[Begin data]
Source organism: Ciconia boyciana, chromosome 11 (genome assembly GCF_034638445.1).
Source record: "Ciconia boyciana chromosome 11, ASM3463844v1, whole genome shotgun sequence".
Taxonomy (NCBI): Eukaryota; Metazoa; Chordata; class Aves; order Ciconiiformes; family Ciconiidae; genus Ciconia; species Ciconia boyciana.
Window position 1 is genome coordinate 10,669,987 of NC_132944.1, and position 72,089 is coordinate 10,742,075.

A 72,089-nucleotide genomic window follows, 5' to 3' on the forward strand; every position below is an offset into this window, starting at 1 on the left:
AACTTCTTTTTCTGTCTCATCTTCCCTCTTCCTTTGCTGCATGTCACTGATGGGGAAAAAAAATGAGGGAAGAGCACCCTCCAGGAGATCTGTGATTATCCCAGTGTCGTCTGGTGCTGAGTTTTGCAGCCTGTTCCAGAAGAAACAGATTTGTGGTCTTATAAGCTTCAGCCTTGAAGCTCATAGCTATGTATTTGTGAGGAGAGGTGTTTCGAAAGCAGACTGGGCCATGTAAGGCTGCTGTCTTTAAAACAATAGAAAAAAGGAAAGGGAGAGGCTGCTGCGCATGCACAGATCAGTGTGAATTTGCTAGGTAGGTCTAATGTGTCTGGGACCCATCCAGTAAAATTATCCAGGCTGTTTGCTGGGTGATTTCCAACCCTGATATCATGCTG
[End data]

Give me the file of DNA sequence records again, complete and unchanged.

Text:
Source organism: Ciconia boyciana, chromosome 11 (genome assembly GCF_034638445.1).
Source record: "Ciconia boyciana chromosome 11, ASM3463844v1, whole genome shotgun sequence".
Taxonomy (NCBI): Eukaryota; Metazoa; Chordata; class Aves; order Ciconiiformes; family Ciconiidae; genus Ciconia; species Ciconia boyciana.
Window position 1 is genome coordinate 10,669,987 of NC_132944.1, and position 72,089 is coordinate 10,742,075.

A 72,089-nucleotide genomic window follows, 5' to 3' on the forward strand; every position below is an offset into this window, starting at 1 on the left:
AACTTCTTTTTCTGTCTCATCTTCCCTCTTCCTTTGCTGCATGTCACTGATGGGGAAAAAAAATGAGGGAAGAGCACCCTCCAGGAGATCTGTGATTATCCCAGTGTCGTCTGGTGCTGAGTTTTGCAGCCTGTTCCAGAAGAAACAGATTTGTGGTCTTATAAGCTTCAGCCTTGAAGCTCATAGCTATGTATTTGTGAGGAGAGGTGTTTCGAAAGCAGACTGGGCCATGTAAGGCTGCTGTCTTTAAAACAATAGAAAAAAGGAAAGGGAGAGGCTGCTGCGCATGCACAGATCAGTGTGAATTTGCTAGGTAGGTCTAATGTGTCTGGGACCCATCCAGTAAAATTATCCAGGCTGTTTGCTGGGTGATTTCCAACCCTGATATCATGCTG